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Coasts 3D Dinopedia
The coastline is a unique ecosystem formed at the junction of land and water bodies, be it seas or oceans. The external appearance of coastal areas can be quite diverse: from rocky cliffs to pebbly, sandy, or clay beaches. This world, rich in a variety of animals and plants, develops in conditions of constant moist impact and must adapt to periodic flooding with salty sea water.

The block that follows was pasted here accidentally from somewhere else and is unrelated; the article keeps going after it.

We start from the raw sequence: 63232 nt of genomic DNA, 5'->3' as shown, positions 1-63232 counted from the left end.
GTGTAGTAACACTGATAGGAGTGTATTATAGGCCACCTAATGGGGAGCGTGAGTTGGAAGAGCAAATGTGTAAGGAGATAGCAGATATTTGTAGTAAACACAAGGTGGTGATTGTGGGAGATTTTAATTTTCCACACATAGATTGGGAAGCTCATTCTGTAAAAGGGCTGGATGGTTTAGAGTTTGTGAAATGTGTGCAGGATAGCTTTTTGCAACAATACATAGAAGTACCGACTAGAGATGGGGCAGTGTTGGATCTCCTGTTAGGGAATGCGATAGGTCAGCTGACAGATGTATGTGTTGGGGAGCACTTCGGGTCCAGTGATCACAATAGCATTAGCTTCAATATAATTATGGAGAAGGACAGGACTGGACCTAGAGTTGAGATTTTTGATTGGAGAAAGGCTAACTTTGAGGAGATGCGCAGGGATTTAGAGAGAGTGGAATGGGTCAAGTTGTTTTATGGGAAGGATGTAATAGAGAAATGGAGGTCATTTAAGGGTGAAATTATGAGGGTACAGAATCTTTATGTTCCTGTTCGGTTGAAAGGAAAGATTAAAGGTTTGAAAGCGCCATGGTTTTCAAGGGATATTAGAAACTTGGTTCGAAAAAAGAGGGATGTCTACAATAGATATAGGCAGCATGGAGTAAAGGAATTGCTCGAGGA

As in our time, the coasts of the Jurassic period were the habitat of many unique plants and animals. Plants were represented by trees, such as gymnosperms, for example, Glyptostroboxylon and Protocupressinoxylon, cycadeoids (bennettitales) such as Cycadeoidea, ginkgo and ferns. Various herbaceous forms also thrived, adapted to life on moist sandy and clay soils.

The lush foliage attracted some herbivorous dinosaurs, such as Europasaurus.

On the coast, you could meet a large number of pterosaurs. Many of these flying reptiles fed on fish, for example, Pterodactylus, Rhamphorhynchus, and Dimorphodon. Ot...